The House Unanimously Passed a Bill to Make Child Sex Robots Illegal
Dan Donovan’s “Curbing Realistic Exploitative Electronic Pedophilic Robots,” or CREEPER Act, has good intentions—but it’s vague and largely unsupported by strong evidence.
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Wednesday, the House of Representatives unanimously passed a bill that aims to ban the importation and transportation of child sex dolls.
The “Curbing Realistic Exploitative Electronic Pedophilic Robots (CREEPER) Act,” is a bipartisan bill sponsored by Rep. Dan Donovan (R-NY.)
Even aside from the goofy name, the bill is odd. It’s very short, but makes a lot of big, broad claims. Its name focuses on robots, but humanoid—and child-shaped humanoid robots—aren’t nearly as widespread as their analog doll counterparts. It’s probably not the worst idea to ban child sex robots, but the bill makes a few claims that would seem to be impossible to prove, namely that “dolls and robots not only lead to rape, but they make rape easier by teaching the rapist how to overcome resistance and subdue the victim.”
Read more: Does Anyone Really Want a Male Sex Robot?
The bill also claims that “dolls and robots are intrinsically related to abuse of minors, and they cause the exploitation, objectification, abuse, and rape of minors.”
“Right now, a few clicks on a computer can allow a predator to order a vile child sex doll,” Donovan said in a press release. “This is not only disturbing—but also endangers the most innocent among us. Once an abuser tires of practicing on a doll, it’s a small step to move on to a child.”
There isn’t a lot of evidence to support the claims made in the bill, and some researchers have tried to make the argument that child sex dolls could be used—or at least should be considered—to potentially rehabilitate pedophiles.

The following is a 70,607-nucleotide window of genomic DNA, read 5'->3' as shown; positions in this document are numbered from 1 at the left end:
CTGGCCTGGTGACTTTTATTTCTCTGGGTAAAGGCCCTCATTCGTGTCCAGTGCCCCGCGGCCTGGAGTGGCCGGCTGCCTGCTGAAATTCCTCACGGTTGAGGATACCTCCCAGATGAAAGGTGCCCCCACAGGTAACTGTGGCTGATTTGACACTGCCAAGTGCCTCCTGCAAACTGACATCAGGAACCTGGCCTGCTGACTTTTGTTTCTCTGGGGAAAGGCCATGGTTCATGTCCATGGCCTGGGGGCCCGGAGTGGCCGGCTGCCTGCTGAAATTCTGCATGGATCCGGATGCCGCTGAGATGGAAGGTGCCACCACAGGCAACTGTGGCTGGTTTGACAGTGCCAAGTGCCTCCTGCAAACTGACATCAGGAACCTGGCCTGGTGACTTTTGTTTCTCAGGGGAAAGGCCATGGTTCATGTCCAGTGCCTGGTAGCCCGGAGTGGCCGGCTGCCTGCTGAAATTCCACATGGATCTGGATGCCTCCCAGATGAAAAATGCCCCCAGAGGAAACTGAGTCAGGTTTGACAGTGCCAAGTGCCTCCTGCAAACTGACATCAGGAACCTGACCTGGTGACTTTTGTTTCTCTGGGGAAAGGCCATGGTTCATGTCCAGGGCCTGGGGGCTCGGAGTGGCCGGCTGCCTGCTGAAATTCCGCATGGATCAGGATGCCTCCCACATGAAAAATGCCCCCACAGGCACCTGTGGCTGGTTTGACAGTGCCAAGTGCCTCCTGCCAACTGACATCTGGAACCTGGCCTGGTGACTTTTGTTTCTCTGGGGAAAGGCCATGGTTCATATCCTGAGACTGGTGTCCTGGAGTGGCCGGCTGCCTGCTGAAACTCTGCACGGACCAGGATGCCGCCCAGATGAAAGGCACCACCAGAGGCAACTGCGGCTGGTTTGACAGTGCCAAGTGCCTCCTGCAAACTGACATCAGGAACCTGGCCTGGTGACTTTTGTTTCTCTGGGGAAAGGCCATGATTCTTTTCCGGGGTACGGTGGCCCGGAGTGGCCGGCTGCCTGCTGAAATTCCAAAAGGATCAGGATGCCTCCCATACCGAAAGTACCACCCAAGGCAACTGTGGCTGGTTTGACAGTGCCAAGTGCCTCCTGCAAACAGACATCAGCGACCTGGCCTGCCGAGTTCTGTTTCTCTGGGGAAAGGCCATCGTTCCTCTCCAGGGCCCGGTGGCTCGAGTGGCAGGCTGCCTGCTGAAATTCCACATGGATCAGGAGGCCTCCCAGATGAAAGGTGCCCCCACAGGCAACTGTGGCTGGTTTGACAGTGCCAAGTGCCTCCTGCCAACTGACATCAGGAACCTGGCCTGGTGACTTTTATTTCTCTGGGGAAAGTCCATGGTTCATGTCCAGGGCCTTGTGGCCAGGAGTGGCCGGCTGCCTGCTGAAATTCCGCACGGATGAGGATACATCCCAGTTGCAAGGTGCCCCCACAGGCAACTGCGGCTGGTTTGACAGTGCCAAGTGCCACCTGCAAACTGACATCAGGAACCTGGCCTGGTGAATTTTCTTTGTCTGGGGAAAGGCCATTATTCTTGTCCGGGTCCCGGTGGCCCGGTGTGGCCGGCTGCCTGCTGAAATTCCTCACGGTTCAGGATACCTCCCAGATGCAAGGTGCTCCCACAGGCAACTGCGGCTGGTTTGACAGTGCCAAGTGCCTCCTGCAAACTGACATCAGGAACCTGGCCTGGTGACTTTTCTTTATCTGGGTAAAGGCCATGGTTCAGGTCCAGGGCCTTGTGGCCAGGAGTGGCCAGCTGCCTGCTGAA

“There is no research,” David Finkelhor, a professor of sociology and the director of the Crimes Against Children Research Center at the University of New Hampshire, told me in an email. “But who’s going to vote against it? It is very likely that people who buy these also have child porn and are at greater risk to commit hands on offenses, but whether the dolls in themselves promote offending or change norms is not clear.”
There are currently no laws against child sex dolls or robots in the US. In the UK, it’s illegal to import a child sex doll, but not illegal to own one. Any discussion of rehabbing pedophiles is going to be controversial, but some therapists say we should consider prescribing child sex dolls to them as a way to satisfy their desires safely. Society doesn’t have a good way of talking about pedophilia, so many people attracted to children don’t seek treatment at all, because of the stigma attached to it. Others try to self-treat, which has its own potential problems.
I asked Donovan’s office what research or experts they consulted in writing this bill. His press secretary pointed me to an op-ed written by Donovan, an Atlantic article about child sex doll maker who is an advocate for rehabbing pedophiles using dolls in which a behavioral expert draws the conclusion that sex dolls could reinforce bad behavior, and a paper by law and psychology experts that builds a case for making child sex dolls illegal.
Again, it’s probably not a terrible idea to ban child sex robots, but in this case, the House voted unanimously on a bill that makes hyperbolic claims that are not currently supported by scientific research, because it pulls on heartstrings—and that’s worrisome. It also raises questions about how sex dolls, robots, and artificial intelligence will be regulated in the future, and whether legislators are ready to consider the nuances of sex with humanoids.
“It seems that technology is likely to present us with a lot of these dilemmas in the future—ways of indulging odious anti-social impulses and sexual fantasies without anyone actually being directly harmed,” Finkelhor said. A bill like this could make it harder for researchers to do future work on treatment options, he said.
Legislators should take steps to pass laws that prevent children from getting abused, but it should do so with language that is precise, and that considers the actual reality of the situation. We’ve seen what happens when vague bills make their way through Congress on the merit of being “for the children,” and it’s not good.